Kendricks & Moreau.
The linebackers also played poorly against Memphis, with Eric Kendricks uncharacteristically looking very undisciplined. He over pursued constantly, and his counterpart in the middle, Kenny Young, looked very tentative in his first major action. Myles Jack also took himself out of way too many plays. If all three of those guys have bad games at once, it generally means the defense is going to look pretty awful. On the bright side, Aaron Wallace looked strong and effective against Memphis’ running attack, and could prove dependable again this week.

The defensive line is quickly turning into the Kenneth Clark show, and that’s no real knock on the other guys. Clark has been very impressive through the first two games, looking every bit the player the coaches have been raving about all offseason. His strength and ability to leverage interior offensive lineman, combined with his very good quickness, has already made him somewhat of a pass-rushing threat on the interior, as well as a complete run-stuffer. He’s got some wheels, too, and looked like he could have run down Paxton Lynch a couple of times if he’d had a bit more space.

Owamagbe Odighizuwa has also had a good start to the season, and Eddie Vanderdoes, who’s been a bit inconsistent while he rounds back into game form, has also had moments of brilliance. Those three have had to carry the load, though, as the true freshmen get acclimated and Ellis McCarthy plays himself into game shape.

Advantage: UCLA

One of the major reasons that UCLA had difficulty with Memphis was the scheme; the Bruins just weren’t ready for the multiple different looks, formations, and plays that Memphis had ready for the game. That really shouldn’t be the issue against Texas; the Longhorns simply don’t have the experience on the offensive line, at quarterback, or in the skill positions to be that multiple.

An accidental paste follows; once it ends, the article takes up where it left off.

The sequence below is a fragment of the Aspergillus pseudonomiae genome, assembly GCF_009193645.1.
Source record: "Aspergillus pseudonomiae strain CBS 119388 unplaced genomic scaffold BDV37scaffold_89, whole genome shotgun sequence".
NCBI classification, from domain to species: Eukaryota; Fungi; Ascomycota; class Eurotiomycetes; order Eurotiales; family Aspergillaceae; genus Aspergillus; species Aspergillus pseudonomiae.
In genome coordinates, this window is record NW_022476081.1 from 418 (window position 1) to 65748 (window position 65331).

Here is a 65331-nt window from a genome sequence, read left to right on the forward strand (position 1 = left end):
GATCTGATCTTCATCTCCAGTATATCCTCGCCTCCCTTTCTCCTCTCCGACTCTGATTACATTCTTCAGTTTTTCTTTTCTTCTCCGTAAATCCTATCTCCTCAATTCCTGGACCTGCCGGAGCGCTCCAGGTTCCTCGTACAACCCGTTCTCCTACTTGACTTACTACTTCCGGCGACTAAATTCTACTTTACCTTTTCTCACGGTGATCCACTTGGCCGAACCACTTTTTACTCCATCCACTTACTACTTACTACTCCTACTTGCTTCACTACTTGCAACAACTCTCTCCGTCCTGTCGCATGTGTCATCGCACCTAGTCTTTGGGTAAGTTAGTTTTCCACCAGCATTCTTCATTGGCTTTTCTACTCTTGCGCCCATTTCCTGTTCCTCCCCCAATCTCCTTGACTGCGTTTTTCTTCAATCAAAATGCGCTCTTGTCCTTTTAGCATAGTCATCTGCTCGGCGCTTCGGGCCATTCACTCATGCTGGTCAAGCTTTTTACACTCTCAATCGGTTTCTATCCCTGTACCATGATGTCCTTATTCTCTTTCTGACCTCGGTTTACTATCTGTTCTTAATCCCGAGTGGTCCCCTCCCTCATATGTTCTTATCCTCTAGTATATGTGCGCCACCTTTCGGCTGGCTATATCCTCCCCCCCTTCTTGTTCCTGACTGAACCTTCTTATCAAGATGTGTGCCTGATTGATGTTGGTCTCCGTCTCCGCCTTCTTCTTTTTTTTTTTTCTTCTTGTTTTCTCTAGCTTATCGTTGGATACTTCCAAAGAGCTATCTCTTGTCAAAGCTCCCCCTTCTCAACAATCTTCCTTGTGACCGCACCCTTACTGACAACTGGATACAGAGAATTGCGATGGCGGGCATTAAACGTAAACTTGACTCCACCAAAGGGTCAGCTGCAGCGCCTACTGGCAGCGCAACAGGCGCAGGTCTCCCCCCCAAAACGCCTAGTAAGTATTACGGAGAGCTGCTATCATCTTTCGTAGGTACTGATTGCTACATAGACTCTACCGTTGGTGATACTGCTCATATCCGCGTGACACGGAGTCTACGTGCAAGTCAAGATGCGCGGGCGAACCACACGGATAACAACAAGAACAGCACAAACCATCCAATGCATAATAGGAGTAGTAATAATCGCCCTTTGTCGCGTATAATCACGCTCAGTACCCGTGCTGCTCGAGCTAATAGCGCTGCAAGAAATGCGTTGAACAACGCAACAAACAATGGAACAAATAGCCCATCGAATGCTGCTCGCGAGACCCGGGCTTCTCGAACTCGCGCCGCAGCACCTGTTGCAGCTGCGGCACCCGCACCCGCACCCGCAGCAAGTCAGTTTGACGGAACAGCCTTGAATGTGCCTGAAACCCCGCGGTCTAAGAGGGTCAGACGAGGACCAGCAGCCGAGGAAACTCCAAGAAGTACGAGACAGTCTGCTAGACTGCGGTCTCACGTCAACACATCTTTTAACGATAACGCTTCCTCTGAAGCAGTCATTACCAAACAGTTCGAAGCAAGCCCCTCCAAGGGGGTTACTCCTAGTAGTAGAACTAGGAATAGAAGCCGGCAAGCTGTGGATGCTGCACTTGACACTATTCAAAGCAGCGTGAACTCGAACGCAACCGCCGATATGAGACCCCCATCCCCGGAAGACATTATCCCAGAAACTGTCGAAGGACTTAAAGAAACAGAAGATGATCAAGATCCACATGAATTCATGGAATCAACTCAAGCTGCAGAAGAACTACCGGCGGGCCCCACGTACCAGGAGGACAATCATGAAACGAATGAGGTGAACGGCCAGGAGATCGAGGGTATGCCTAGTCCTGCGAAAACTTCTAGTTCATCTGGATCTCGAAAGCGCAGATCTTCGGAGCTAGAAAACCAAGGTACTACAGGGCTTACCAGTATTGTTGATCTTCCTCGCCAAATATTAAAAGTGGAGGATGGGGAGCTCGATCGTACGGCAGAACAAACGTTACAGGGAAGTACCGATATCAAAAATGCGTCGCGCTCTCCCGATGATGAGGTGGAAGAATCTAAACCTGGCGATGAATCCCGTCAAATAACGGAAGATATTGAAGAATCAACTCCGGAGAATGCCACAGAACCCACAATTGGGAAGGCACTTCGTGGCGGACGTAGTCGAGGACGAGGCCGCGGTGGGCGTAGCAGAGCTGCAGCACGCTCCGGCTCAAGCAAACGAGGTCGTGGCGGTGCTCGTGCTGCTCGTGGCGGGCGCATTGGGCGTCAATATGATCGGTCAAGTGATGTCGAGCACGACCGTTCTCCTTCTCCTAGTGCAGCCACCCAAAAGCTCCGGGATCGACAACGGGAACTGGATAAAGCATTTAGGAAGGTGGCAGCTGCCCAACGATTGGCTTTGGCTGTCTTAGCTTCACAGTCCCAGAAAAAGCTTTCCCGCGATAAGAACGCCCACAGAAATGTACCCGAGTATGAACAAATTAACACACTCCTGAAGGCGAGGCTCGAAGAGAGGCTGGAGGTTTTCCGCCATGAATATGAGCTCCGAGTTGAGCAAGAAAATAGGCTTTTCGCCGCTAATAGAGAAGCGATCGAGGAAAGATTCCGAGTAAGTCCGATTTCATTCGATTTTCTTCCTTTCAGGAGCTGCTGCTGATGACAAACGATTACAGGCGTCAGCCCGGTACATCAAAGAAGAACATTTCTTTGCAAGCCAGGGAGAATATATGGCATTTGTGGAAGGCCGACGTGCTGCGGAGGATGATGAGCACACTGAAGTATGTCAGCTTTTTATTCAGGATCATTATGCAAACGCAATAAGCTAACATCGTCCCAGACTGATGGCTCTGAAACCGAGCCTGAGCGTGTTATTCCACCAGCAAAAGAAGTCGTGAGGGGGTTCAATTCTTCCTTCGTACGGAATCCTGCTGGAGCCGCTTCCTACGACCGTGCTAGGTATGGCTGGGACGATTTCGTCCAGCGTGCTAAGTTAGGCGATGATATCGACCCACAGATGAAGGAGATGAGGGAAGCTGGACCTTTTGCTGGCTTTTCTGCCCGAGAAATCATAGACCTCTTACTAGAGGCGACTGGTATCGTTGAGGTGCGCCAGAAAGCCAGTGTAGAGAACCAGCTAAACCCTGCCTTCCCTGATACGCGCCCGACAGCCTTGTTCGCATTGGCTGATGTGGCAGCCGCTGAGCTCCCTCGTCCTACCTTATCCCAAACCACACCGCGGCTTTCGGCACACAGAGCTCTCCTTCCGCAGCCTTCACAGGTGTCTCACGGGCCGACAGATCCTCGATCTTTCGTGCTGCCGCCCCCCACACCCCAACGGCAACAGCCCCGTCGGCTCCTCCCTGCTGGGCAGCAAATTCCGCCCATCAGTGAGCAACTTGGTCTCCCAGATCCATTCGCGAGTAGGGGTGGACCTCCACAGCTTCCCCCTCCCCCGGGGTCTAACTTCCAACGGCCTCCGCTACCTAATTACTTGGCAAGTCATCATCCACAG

A big key in this game will be UCLA’s ability to take advantage of Texas’ inexperience on the interior, and, luckily for the Bruins, that’s probably the strength of UCLA’s defense, with big Kenny Clark manning the middle. It’s a fair bet that he’ll be taking up permanent residence in the nightmares of Messrs. Doyle, Flowers, and Raulerson after the game. Though we’re reluctant to say it after watching three- and four-man rushes most of the last two games, UCLA should be able to generate pressure against that offensive line with just its front four. If Clark, Vanderdoes, and McCarthy are able to win those match ups on the interior, it’ll significantly inhibit Texas’ ability to run the ball, which will force the game into the hands of Swoopes. Swoopes definitely has the ability to run, and could hurt an undisciplined team with his ability to scramble. Kendricks, Young, and Jack will have to play significantly better to keep Swoopes contained to a pocket. Our guess is that they will play better and mostly contain Swoopes, forcing him into playing mostly from the pocket. With the Longhorns’ receiving corps being as depleted as it is, they’re probably going to have some difficulty getting open, which could lead to the first multi-sack game of the year for UCLA’s defense.

In short, Texas simply doesn’t have the experienced depth at most positions to take advantage of some of UCLA’s issues defensively. The Bruins should be able to win this side of the matchup fairly easily, and if they don’t, that’ll be a real concern heading into Arizona State in two weeks.